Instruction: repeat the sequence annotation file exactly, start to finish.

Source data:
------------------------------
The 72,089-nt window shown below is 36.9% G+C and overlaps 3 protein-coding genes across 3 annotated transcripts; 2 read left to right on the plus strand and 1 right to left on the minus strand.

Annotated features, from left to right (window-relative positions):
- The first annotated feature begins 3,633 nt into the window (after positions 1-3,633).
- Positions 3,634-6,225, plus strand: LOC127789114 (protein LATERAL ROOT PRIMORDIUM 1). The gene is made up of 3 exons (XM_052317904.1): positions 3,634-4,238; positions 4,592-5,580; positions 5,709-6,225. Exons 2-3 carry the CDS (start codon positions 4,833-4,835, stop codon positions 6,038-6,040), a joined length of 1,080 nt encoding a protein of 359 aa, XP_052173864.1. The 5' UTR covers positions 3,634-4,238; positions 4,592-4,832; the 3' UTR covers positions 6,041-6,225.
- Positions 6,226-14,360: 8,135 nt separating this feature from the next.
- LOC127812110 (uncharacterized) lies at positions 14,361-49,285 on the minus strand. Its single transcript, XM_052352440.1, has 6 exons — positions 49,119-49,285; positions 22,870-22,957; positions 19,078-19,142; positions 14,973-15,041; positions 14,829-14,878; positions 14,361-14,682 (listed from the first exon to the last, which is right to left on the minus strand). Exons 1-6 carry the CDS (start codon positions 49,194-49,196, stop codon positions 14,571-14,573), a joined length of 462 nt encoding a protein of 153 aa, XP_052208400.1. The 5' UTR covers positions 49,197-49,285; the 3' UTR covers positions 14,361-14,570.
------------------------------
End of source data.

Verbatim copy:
The 72,089-nt window shown below is 36.9% G+C and overlaps 3 protein-coding genes across 3 annotated transcripts; 2 read left to right on the plus strand and 1 right to left on the minus strand.

Annotated features, from left to right (window-relative positions):
- The first annotated feature begins 3,633 nt into the window (after positions 1-3,633).
- Positions 3,634-6,225, plus strand: LOC127789114 (protein LATERAL ROOT PRIMORDIUM 1). The gene is made up of 3 exons (XM_052317904.1): positions 3,634-4,238; positions 4,592-5,580; positions 5,709-6,225. Exons 2-3 carry the CDS (start codon positions 4,833-4,835, stop codon positions 6,038-6,040), a joined length of 1,080 nt encoding a protein of 359 aa, XP_052173864.1. The 5' UTR covers positions 3,634-4,238; positions 4,592-4,832; the 3' UTR covers positions 6,041-6,225.
- Positions 6,226-14,360: 8,135 nt separating this feature from the next.
- LOC127812110 (uncharacterized) lies at positions 14,361-49,285 on the minus strand. Its single transcript, XM_052352440.1, has 6 exons — positions 49,119-49,285; positions 22,870-22,957; positions 19,078-19,142; positions 14,973-15,041; positions 14,829-14,878; positions 14,361-14,682 (listed from the first exon to the last, which is right to left on the minus strand). Exons 1-6 carry the CDS (start codon positions 49,194-49,196, stop codon positions 14,571-14,573), a joined length of 462 nt encoding a protein of 153 aa, XP_052208400.1. The 5' UTR covers positions 49,197-49,285; the 3' UTR covers positions 14,361-14,570.